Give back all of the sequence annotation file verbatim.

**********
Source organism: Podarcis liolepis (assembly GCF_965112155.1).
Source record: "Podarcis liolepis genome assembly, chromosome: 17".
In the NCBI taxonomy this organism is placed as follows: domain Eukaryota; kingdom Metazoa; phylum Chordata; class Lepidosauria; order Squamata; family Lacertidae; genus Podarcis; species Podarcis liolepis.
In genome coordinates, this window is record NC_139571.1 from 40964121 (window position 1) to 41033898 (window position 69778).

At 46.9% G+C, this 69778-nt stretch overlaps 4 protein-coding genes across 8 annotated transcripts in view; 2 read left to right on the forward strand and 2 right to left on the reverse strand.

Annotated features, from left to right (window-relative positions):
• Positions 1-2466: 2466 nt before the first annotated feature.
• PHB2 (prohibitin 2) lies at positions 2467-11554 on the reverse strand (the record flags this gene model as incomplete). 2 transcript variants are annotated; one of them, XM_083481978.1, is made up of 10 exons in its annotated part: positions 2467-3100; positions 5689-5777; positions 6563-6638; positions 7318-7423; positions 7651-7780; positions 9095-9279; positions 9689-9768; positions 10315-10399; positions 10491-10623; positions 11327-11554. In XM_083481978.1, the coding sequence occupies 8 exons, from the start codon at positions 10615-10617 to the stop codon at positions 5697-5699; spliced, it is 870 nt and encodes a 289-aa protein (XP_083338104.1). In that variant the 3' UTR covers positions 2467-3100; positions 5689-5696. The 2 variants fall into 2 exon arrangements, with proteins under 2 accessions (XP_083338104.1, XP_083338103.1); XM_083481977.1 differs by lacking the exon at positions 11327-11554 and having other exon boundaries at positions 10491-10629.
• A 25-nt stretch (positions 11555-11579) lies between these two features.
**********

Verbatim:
Source organism: Podarcis liolepis (assembly GCF_965112155.1).
Source record: "Podarcis liolepis genome assembly, chromosome: 17".
In the NCBI taxonomy this organism is placed as follows: domain Eukaryota; kingdom Metazoa; phylum Chordata; class Lepidosauria; order Squamata; family Lacertidae; genus Podarcis; species Podarcis liolepis.
In genome coordinates, this window is record NC_139571.1 from 40964121 (window position 1) to 41033898 (window position 69778).

At 46.9% G+C, this 69778-nt stretch overlaps 4 protein-coding genes across 8 annotated transcripts in view; 2 read left to right on the forward strand and 2 right to left on the reverse strand.

Annotated features, from left to right (window-relative positions):
• Positions 1-2466: 2466 nt before the first annotated feature.
• PHB2 (prohibitin 2) lies at positions 2467-11554 on the reverse strand (the record flags this gene model as incomplete). 2 transcript variants are annotated; one of them, XM_083481978.1, is made up of 10 exons in its annotated part: positions 2467-3100; positions 5689-5777; positions 6563-6638; positions 7318-7423; positions 7651-7780; positions 9095-9279; positions 9689-9768; positions 10315-10399; positions 10491-10623; positions 11327-11554. In XM_083481978.1, the coding sequence occupies 8 exons, from the start codon at positions 10615-10617 to the stop codon at positions 5697-5699; spliced, it is 870 nt and encodes a 289-aa protein (XP_083338104.1). In that variant the 3' UTR covers positions 2467-3100; positions 5689-5696. The 2 variants fall into 2 exon arrangements, with proteins under 2 accessions (XP_083338104.1, XP_083338103.1); XM_083481977.1 differs by lacking the exon at positions 11327-11554 and having other exon boundaries at positions 10491-10629.
• A 25-nt stretch (positions 11555-11579) lies between these two features.